This week’s lesson plan is a very special one. We’ve recently had our branch meeting at the school I’m a coordinator at, and among the round of sessions I delivered there was one about using technology and students’ devices in our favor. Instead of providing teachers with a list of resources, I designed a lesson to show them how those suggestions could be put to practice. However, it isn’t the technological part of it that makes it so special.
There’s been a lot of discussion about inclusiveness in ELT, and what I’ve noticed is that a lot of teachers are fearful their wanting to approach more delicate topics in class may come off as an attempt to impose their own views on their learners’ or to evangelize them somehow. Although this might occur, it is only a possibility if actually done that way.
As language teachers, we’re there to teach… language. However, language is a social activity and never done in isolation. One speaks or writes so that another listens or reads it. So if we’re striving to teach language in a communicative way, why not insert language in a context that is relevant and current?
“Critical thinking” has become somewhat of a buzz term, but I’m still appreciative of its importance. Learning a second or foreign language enables one to be part of a much bigger community and become a citizen of the world. But learning grammar alone won’t do much for one’s wanting to interact with different cultures. There are other skills that need to be developed, and being able to listen and respect someone else’s opinion is, to my mind, one of the most important ones. It is only by allowing students to voice their opinions in a safe, controlled environment, and working as mediators rather than preachers that we’ll be fostering critical thinking and enabling learners to co-exist despite (or because of) their differences.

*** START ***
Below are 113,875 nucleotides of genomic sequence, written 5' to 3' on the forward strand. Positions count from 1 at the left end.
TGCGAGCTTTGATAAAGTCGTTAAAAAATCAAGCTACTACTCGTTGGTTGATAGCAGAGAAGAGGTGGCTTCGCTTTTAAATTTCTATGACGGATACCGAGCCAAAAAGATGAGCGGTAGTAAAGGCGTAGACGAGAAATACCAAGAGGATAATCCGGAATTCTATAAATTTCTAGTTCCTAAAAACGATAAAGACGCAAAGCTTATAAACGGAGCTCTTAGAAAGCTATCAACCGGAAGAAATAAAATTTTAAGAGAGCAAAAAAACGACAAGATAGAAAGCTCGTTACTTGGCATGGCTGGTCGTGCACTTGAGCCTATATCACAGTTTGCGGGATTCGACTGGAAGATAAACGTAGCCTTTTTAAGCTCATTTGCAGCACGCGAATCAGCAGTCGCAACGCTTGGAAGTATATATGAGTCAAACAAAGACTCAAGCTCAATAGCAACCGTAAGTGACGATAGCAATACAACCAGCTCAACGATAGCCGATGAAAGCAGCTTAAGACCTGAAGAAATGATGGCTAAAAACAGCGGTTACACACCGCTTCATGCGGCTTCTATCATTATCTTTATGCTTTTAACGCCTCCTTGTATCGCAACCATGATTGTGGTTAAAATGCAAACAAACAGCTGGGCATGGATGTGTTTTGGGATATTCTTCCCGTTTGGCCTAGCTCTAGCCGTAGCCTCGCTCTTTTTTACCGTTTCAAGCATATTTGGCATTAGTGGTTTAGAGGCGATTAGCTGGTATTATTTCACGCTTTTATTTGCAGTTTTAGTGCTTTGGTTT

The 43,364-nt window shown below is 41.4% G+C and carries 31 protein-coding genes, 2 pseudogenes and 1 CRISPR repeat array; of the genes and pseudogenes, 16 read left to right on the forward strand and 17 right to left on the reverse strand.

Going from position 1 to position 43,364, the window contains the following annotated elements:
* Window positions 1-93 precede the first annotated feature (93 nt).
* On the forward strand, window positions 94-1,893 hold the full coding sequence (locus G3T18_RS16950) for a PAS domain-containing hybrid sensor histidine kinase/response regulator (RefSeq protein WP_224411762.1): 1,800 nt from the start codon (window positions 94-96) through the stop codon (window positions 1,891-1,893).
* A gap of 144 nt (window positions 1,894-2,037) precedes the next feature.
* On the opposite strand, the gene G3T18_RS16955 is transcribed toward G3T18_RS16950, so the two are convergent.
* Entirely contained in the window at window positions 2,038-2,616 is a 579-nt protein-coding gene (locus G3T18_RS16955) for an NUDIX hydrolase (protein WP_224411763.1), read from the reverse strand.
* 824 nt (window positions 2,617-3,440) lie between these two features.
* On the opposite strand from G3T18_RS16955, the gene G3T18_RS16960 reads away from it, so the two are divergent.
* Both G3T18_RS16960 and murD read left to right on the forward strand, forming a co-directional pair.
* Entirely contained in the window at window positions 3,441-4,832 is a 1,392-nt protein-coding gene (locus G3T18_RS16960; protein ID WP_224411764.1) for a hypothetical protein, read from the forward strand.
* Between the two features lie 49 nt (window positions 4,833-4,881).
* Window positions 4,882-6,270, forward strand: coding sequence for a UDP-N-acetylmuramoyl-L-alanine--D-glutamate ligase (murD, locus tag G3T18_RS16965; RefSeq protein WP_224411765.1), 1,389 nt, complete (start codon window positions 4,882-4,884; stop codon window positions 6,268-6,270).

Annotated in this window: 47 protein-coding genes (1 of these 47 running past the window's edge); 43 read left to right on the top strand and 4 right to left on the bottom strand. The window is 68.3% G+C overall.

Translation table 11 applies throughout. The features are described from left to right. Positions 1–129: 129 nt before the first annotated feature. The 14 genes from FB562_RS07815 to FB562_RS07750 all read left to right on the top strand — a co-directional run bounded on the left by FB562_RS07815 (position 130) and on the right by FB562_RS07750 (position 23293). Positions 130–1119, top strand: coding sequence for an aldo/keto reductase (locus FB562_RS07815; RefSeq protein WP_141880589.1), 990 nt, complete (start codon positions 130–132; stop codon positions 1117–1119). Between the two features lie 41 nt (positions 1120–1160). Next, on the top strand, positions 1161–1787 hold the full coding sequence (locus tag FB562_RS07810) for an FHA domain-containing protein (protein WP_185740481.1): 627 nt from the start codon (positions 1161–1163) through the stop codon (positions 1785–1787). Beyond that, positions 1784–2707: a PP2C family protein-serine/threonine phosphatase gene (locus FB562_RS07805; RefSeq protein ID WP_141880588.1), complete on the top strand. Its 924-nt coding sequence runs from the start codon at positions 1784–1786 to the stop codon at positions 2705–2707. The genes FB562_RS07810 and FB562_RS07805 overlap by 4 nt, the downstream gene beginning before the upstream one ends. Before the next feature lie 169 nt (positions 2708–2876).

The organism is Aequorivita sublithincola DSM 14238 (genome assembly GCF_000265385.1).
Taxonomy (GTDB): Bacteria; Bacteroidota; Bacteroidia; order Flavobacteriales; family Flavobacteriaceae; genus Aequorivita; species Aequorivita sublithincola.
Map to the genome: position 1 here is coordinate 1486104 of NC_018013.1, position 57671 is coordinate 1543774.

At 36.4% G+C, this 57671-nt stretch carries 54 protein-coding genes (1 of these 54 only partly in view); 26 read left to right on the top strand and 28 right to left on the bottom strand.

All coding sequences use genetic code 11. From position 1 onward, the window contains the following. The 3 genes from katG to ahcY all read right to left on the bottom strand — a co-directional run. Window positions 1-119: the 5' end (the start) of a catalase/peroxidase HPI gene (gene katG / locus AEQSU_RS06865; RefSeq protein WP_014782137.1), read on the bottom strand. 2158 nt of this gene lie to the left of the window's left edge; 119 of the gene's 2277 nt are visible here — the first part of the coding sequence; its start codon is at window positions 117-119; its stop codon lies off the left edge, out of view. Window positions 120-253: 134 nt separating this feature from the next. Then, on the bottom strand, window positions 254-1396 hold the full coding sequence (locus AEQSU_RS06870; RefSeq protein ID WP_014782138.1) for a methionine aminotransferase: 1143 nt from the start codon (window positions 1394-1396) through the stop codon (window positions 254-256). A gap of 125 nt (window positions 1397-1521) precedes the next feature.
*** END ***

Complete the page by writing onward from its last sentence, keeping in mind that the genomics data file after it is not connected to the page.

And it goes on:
By the end of this lesson I’m sharing with you, students will have been enabled to talk critically about gender-related stereotypes using modals of deduction in the present. Besides, I’ll be using a lot of different websites and apps you can take full advantage of to spice your lessons up. If you don’t feel like using all of them in a single class, good thing is that you can still teach this very same lesson plan without the technology. 🙂
Should you use this lesson, let me know how it went by writing a comment in the comment section below. Don’t forget to like this post and share it on your social media!
Thanks for reading and happy teaching. 🙂
P.S.: This post is dedicated to the Braz-TESOL Voices Sig.